Review Copies: What to Do With Them After You’ve Written the Review

One of the perks of writing articles for various publications is that you can wind up with review products. If you write about cooking, you can wind up with pots and pans. If you write about technology, you can wind up with software. And if you write about anything, well… through review copies, I’ve learned that there really is a book on every topic.

All of that is great, but you can wind up with enough review products in your home to drive you crazy after a while. Even worse, you may be technically expected to report any review copies that you receive on your taxes, due to the fact that you received value for your freelancing business. Unless there’s a very good reason not to, I make a point of getting rid of review copies — preferably in a way that does not change my financial situation so that I don’t even have to consider the tax situation. All of this, by the way, does not include books and other items that I bought to review on my own.

  1. Donate ’em: If it’s something that will be useful for someone else, I donate it. Libraries, for instance, are often pleased to see brand new books that they can either add to their collections or resell. Other items can go to appropriate charities. I’ve also been known to give books directly to educators who can use them — the receipts don’t matter in this situation beyond proving that you no longer have the item in question. You can’t actually write these types of donations off on your taxes.
  2. Give ’em away: Every so often, I’ll have a giveaway here on this blog. I try to only give away books here that are actually something that one of you would want. If you saw my stack of ‘books to get rid of’, you’d probably appreciate that fact a little more, but if it’s not relevant I don’t worry about it. I’ve also just handed books off to people who were in my house and said that they wanted to read a particular book. As long as it’s gone, I’m happy.
  3. Trade ’em: I’m not necessarily the biggest fan of this approach simply because I feel like, technically, it might bother the IRS. I’m pretty paranoid when it comes to my taxes and I’d like to avoid any potential problems. But there are a lot of online tools that allow you to hand off books to people who really want them. I particularly like Bookmooch because it allows me to send out books and then donate the books I would get in return to charity.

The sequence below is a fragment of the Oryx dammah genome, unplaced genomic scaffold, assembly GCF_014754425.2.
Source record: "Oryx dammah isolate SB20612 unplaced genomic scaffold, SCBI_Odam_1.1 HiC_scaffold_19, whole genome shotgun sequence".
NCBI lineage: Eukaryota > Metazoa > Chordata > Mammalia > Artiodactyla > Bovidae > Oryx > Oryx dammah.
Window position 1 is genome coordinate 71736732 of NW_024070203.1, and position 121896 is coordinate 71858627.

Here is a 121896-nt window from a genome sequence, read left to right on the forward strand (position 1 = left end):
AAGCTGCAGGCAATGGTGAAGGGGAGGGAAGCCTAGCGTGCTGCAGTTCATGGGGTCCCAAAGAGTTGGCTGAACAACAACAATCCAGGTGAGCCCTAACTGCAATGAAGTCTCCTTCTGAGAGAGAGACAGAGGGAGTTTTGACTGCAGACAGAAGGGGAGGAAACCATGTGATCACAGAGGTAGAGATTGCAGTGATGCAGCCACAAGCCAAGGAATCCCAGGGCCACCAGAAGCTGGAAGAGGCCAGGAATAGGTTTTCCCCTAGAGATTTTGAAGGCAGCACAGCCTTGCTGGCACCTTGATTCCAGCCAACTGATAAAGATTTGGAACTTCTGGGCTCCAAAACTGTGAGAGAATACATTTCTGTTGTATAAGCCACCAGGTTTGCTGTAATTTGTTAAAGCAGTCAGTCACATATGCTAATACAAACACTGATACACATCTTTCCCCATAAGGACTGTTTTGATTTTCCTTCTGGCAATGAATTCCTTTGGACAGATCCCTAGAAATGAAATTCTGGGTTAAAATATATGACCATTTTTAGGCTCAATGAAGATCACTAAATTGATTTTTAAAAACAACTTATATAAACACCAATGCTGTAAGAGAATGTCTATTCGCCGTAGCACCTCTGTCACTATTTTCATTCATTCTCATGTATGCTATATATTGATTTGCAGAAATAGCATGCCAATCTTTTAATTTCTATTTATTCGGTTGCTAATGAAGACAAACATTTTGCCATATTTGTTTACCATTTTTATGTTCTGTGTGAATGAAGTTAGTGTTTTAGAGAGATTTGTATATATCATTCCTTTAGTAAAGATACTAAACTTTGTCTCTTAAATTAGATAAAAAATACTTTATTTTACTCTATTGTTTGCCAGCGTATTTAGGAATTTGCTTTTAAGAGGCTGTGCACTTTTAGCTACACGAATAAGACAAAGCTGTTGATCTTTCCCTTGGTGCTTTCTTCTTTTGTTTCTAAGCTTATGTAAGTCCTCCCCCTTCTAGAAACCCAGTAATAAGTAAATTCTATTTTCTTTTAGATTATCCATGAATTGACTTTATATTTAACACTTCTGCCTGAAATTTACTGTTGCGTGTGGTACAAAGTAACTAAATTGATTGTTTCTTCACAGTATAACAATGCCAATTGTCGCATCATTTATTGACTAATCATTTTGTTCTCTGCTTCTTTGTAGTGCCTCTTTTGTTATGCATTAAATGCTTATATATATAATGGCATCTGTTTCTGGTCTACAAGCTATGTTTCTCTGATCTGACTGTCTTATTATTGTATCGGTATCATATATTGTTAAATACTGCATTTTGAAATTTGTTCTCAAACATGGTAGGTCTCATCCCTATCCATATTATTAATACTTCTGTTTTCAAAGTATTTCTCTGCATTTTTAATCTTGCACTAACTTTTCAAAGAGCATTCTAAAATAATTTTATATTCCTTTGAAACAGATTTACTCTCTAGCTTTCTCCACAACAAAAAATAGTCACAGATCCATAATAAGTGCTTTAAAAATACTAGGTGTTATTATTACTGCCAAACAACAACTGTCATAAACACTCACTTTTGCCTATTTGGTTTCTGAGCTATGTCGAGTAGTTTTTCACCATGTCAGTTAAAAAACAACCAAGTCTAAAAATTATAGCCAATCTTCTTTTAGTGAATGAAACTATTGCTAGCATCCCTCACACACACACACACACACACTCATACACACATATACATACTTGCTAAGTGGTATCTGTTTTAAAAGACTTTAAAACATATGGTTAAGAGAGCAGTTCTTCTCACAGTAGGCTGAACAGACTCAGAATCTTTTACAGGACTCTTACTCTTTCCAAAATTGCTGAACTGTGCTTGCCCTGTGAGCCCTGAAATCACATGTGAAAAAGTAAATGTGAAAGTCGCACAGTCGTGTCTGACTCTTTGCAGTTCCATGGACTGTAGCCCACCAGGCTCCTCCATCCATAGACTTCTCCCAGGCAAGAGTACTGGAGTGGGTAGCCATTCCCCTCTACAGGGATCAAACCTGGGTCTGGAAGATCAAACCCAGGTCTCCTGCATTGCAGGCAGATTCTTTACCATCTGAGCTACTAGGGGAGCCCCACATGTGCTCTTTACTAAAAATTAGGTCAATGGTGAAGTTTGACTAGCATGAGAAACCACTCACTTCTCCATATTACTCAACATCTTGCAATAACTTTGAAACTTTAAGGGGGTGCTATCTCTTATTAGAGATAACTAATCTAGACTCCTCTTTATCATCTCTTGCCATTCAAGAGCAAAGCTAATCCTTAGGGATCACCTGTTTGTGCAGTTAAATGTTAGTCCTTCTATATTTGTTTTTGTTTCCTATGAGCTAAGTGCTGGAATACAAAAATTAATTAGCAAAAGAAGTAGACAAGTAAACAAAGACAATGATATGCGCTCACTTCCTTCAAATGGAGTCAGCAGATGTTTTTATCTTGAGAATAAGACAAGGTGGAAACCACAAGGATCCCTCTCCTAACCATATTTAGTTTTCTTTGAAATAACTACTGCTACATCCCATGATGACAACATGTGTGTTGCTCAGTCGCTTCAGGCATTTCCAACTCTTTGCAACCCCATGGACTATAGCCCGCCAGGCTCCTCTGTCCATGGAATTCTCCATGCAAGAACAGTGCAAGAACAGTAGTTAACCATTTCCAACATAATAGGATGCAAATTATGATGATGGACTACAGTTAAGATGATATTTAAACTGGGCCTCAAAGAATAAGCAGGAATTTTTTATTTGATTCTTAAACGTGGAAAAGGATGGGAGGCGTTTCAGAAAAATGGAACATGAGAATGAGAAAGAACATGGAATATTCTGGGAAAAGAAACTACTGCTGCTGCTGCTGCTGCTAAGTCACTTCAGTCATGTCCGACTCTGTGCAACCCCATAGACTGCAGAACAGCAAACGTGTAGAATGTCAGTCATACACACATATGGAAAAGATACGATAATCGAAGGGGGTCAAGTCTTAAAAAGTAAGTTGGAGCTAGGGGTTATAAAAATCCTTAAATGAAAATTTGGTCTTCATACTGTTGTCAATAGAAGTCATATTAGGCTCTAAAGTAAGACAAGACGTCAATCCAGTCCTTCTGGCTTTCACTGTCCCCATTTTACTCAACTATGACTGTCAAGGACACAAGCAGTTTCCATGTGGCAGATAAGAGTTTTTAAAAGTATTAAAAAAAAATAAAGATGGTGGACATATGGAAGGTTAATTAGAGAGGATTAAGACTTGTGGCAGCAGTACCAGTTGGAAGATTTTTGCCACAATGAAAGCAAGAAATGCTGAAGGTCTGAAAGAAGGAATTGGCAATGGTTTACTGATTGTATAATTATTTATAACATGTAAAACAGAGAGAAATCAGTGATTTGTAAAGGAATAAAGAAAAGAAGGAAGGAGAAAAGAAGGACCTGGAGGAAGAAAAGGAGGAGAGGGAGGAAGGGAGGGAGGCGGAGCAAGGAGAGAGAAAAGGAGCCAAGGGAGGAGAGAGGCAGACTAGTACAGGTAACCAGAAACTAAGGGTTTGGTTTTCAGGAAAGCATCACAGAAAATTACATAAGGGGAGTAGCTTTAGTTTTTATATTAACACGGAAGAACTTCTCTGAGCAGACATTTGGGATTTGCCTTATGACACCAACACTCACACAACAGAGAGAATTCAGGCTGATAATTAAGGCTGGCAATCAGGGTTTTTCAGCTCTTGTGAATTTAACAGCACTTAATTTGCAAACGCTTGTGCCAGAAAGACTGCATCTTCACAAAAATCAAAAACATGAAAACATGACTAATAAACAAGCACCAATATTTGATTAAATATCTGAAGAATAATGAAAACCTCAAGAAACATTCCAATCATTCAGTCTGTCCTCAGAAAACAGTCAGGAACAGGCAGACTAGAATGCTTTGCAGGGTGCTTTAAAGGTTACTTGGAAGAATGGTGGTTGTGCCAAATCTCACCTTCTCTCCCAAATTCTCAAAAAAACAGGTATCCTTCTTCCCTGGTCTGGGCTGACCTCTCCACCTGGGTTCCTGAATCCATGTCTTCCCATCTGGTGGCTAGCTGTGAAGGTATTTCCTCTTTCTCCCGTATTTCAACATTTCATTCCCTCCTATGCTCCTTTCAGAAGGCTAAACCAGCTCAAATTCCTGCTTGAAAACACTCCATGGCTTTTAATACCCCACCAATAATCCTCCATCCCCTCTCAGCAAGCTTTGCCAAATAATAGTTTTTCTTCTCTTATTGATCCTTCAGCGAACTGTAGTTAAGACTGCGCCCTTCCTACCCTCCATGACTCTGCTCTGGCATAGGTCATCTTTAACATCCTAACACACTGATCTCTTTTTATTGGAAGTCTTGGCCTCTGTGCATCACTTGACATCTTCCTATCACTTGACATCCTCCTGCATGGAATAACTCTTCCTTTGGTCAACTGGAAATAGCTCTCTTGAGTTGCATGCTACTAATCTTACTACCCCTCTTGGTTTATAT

4. Send ’em back: In some cases, you can simply return the review copy to the seller who provide you with it. With big items such as microwaves — yes, I’ve reviewed a microwave — the public relations firm is much more willing to take such steps. For smaller items, such as books, though, the postage to send it back seems like too much for most of them.
  5. Delete ’em: With ebooks and other digital review copies, I make a point of getting rid of items that I don’t need anymore. Even if it’s just cluttering up my hard drive, it’s still clutter that I don’t need. I may as well get rid of it and make sure that I’ll have that much more room still on my hard drive to fill up with my own writing. I’ve actually started requesting electronic copies when possible because it makes getting rid of them when I’m done so much easier. Sure, I could just toss print copies in the trash, but I’d feel pretty guilty about it.

There are a few ethical concerns that go along with review copies, especially these days, and I’ve found that getting rid of books and other products after you’re done with them is the easiest way to resolve the issue. In a time where, every so often, we hear about a blogger asking for (and even getting) a new laptop in exchange for a review and equally unethical situations including reviews, I feel that it is important to make sure that my readers here and elsewhere have no reason to question my integrity. What about you? What do you do with your review copies?